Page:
Drywall is an excellent building product—the sheets are relatively easy to hang (compared to old-school plaster and lathe), and most folks can learn to mud and tape a drywall joint fairly quickly. One aspect to mudding and taping (the process of making all the sheets look like one plane) is learning how to patch screw or nail holes in drywall.
Nail and screw holes occur for a few different reasons. For one, hanging a piece of drywall involves driving a nail or screw through the front of the sheet and into the wall stud behind, leaving roughly 30 holes in a sheet. Secondly, hanging a picture or a shelf from a wall requires creating a hole in the drywall. Of course, holes can just happen in drywalls as well (maybe your kid accidentally butted her hockey stick through the wall). Regardless of the reason for the hole in your wall, this guide will cover how to patch screw or nail holes in drywall.
Equipment needed to patch screw or nail holes in the wall
- Screw gun
- Utility knife
- Putty knife
- Joint compound or spackle
- Powdered joint compound or Plaster of Paris (both optional)
- Paddle mixer
- Compound or tray
- Drywall tape (depending on the size of the hole)
- Sanding block or sponge
How to patch screw or nail holes in drywall
Patching holes in your drywall is a fairly simple task that you can probably do yourself without calling a repair person.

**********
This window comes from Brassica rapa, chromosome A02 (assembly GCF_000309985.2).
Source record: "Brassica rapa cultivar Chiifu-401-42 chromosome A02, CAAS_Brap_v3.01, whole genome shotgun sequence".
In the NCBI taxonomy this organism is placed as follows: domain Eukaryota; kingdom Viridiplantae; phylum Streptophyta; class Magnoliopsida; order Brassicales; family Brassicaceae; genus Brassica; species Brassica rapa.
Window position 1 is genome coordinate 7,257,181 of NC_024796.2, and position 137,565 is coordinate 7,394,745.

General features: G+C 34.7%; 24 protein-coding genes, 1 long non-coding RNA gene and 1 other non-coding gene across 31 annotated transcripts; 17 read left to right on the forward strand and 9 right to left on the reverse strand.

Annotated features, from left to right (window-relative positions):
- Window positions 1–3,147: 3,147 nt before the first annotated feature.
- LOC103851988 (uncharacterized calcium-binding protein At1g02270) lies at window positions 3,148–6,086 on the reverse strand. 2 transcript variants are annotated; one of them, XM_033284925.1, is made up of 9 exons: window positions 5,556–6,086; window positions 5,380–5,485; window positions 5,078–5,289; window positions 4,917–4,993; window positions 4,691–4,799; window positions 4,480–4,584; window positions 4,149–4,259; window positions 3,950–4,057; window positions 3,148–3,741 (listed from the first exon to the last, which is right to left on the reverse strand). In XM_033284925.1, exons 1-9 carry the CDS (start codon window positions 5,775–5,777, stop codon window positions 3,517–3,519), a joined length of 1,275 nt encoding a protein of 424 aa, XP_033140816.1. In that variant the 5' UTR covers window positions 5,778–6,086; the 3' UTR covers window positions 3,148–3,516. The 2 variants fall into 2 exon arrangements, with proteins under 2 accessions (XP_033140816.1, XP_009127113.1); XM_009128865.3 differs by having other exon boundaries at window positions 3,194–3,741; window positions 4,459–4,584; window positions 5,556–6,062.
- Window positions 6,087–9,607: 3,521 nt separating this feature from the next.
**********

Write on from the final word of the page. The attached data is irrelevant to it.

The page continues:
1. Assess and prepare the hole
There are some slight differences in technique when patching different holes, though the process remains mostly the same. You’ll need to determine whether the hole is from nails or screws driven during installation, an anchor used to hold up a heavy object, or simply a small hole from hanging a picture.
- For installation nails and screw holes in drywall, be sure that the fastener’s head is below the drywall surface. Use a hammer to drive the nail deeper or a screw gun to tighten the drywall screw. Don’t overdrive the fastener—just below the surface is ideal.
- For anchors, remove the anchor from the wall and tap the hole with a hammer so it’s slightly below the wall surface. For large holes (½-inch or so), roll up drywall tape and fill the hole snuggly. If the anchor doesn’t come out, simply tap it below the drywall surface.
- For small holes, just tap the nail hole with a hammer to drive it below the drywall surface and create a small indentation.
You can scrape the blade of the putty knife over the screw hole to ensure it’s smooth and remove any flaked paint. Also, remove any loose drywall paper with the utility knife.
2. Prepare the compound
Fresh buckets of drywall compound often need a good mixing before they’re ready for use. If you have a paddle mixer, tighten it in your drill and mix the compound, being careful not to lift the spinning paddle above the bucket. If you don’t have a paddle, you can mix it with a putty knife. Just be sure to mix until any separated water incorporates with the mix.
Once mixed, scoop a bit of compound out onto the hawk or into the tray and clean off the putty knife.